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Discussion Starter · #1 ·
How do you train a dog to return to sight while running a blind. I know if you sit a dog that has just disapeared over a dike to give a quick come in whistle and then sit them on the dike and then cast them. How do you train them to move so they can see you when they have been lost from sight due to cover on one side of a blind? As an example running tight to a point of tules and your dog carries the line past the point for a 100 yards (open water) and just as you blow the whistle the dog turns and goes out of sight. Calling back the dog at this point might result in the dog swimming back 100 yards to the point before you see them again. Some dogs I have seen will automatically move to the side till they can see the handler when the sit whistle is given and they are out of sight of the handler. How is this trained?
 

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The best way to train for this is actually not to but rather work on reading your dog and blowing the whistle in time so dog does not go out of sight.
Otherwise just keep buying and selling dogs until you get a clever one who leans around bushes to see you. lol
 

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I've found that they see me when I don't see them. Let's face it... When you blow your whistle to stop them, they better not be looking at the ground for that cast,or the back of a tree or tall cover. They figure it out on their own pretty quick.

They little dogs new to blinds I will toot in but everyone else I just cast.

Angie
 

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I watched a guy in a test that called a command when he cast to the right & a different one to the left, kinda like "gee" & "haw" when plowing a mule, but it was different commands. I would imagine that that could be useful in this situation.
 

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Discussion Starter · #5 ·
In a trial I would play it a bit more conservative and would probably not run a line that tight. but in training I will sometimes run blinds where only 1/2 of the dog (right or left) is visible if the dog is perfectly on line. I do like challenging blinds and I do try to challenge blinds. I do expect my dogs to turn and try and look at me and not be stupid by just staring at the back of a dike or tree..like Angie says. I was thinking that surely someone had a way of teaching it though. Surely Evan Graham who has a drill for everything has a drill for this?? or someone must have one.. wanted to do a search on here but didn't know how to phrase the search.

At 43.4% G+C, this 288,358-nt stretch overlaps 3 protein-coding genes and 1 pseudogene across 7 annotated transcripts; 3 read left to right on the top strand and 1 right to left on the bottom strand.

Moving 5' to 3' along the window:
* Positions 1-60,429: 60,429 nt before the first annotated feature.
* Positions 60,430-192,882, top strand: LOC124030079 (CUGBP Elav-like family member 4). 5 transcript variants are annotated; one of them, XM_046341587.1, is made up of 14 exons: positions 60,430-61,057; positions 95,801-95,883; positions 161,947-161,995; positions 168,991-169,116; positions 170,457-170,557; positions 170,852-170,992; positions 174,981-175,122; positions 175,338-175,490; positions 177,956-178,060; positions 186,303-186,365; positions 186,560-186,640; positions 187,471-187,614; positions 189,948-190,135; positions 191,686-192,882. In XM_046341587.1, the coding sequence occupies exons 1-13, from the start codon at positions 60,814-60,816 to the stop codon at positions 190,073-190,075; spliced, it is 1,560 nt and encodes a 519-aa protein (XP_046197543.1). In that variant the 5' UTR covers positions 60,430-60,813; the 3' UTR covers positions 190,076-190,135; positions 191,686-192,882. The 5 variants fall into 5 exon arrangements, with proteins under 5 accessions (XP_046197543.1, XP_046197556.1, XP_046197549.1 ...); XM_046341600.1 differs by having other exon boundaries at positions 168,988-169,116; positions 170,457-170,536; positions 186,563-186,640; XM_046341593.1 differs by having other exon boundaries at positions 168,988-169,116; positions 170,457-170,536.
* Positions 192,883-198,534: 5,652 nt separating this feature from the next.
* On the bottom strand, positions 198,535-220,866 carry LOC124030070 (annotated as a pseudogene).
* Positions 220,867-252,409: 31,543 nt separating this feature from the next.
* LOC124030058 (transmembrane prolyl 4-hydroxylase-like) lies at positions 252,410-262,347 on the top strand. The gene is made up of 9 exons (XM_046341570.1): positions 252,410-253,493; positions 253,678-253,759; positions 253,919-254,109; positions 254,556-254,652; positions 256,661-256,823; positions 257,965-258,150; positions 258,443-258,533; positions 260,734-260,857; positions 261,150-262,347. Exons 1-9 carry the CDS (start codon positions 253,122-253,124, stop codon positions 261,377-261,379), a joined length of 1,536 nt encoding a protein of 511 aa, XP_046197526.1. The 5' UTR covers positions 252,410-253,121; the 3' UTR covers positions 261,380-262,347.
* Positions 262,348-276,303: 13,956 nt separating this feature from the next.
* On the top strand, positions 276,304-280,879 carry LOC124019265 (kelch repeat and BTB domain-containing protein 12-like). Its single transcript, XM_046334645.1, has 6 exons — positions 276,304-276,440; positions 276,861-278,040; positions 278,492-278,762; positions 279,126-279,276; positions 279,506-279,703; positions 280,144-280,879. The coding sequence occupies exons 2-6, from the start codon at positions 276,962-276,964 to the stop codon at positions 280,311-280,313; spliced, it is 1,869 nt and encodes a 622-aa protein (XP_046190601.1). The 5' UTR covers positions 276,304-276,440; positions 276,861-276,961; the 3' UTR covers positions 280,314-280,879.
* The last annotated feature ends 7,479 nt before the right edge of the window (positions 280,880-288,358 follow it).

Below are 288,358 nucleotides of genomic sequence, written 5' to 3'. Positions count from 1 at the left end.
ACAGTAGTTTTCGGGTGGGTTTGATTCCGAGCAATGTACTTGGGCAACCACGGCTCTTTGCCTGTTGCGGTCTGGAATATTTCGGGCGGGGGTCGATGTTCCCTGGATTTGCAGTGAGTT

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Hi Kelly, Fisher went through a phase of getting behind trees or cover when I blew a whistle. It pissed me off enough (can I say that here?) that I decided enough was enough. If I could not see his eyeballs I would "HERE!"-nick-"HERE"-nick etc until I could. Guess what? Cleaned it up real quick, and to this day if he happens to turn so that he's behind something when I stop him, I will see him lean out or over the object until we can make eye contact. Like Angie said a lot of times especially if they are behind cover they really can see you, but it was becoming a very irritating problem for me, and this worked.
 

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Probably I would whistle sit him if I knew there was a time when I was going to loose sight of him. This will just confirm yes you are on the right course or you are not before he gets out of my sights. In a test different ballgame!
 
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